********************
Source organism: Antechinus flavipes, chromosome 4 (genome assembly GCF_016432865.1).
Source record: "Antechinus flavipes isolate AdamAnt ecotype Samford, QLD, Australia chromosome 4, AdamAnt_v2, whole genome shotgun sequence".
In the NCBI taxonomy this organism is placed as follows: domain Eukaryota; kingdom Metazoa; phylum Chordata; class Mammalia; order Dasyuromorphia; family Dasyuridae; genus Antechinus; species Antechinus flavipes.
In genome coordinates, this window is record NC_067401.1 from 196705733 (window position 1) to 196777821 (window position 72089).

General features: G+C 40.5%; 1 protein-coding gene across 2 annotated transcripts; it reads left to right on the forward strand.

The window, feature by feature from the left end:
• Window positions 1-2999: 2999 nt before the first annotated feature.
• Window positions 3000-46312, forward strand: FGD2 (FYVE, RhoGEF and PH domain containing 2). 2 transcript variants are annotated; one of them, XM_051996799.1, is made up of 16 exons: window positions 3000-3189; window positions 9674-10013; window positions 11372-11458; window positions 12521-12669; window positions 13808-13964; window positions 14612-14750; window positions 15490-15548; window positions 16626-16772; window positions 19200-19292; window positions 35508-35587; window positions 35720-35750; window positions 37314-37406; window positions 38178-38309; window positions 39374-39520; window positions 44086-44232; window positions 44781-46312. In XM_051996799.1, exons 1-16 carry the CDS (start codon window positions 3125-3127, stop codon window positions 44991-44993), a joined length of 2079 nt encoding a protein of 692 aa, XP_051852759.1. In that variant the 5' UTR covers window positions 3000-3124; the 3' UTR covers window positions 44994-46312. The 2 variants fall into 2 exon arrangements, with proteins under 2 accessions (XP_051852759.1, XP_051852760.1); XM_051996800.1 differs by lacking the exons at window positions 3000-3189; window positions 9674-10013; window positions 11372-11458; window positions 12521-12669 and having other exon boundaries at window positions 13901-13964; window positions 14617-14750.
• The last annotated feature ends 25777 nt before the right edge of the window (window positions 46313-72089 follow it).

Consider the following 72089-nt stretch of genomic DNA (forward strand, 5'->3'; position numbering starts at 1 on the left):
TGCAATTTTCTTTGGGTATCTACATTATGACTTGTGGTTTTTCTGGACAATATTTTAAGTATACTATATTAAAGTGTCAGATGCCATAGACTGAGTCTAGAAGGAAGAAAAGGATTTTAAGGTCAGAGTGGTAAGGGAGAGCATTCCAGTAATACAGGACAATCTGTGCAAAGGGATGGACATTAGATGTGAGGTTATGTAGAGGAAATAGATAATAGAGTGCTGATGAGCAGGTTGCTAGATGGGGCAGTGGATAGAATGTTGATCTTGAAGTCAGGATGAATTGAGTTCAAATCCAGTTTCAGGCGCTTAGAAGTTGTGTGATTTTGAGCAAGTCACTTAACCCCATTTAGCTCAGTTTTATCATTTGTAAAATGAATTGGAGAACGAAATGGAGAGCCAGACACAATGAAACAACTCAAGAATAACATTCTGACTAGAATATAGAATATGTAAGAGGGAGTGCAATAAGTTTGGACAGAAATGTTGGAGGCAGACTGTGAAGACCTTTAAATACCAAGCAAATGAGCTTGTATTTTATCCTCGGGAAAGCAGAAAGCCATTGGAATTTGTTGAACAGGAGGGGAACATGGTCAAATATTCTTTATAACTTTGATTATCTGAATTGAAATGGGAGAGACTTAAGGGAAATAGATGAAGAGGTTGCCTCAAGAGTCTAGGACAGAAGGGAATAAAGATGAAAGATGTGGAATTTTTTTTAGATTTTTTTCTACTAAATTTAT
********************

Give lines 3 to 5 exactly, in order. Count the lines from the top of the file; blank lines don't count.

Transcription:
In the NCBI taxonomy this organism is placed as follows: domain Eukaryota; kingdom Metazoa; phylum Chordata; class Mammalia; order Dasyuromorphia; family Dasyuridae; genus Antechinus; species Antechinus flavipes.
In genome coordinates, this window is record NC_067401.1 from 196705733 (window position 1) to 196777821 (window position 72089).

General features: G+C 40.5%; 1 protein-coding gene across 2 annotated transcripts; it reads left to right on the forward strand.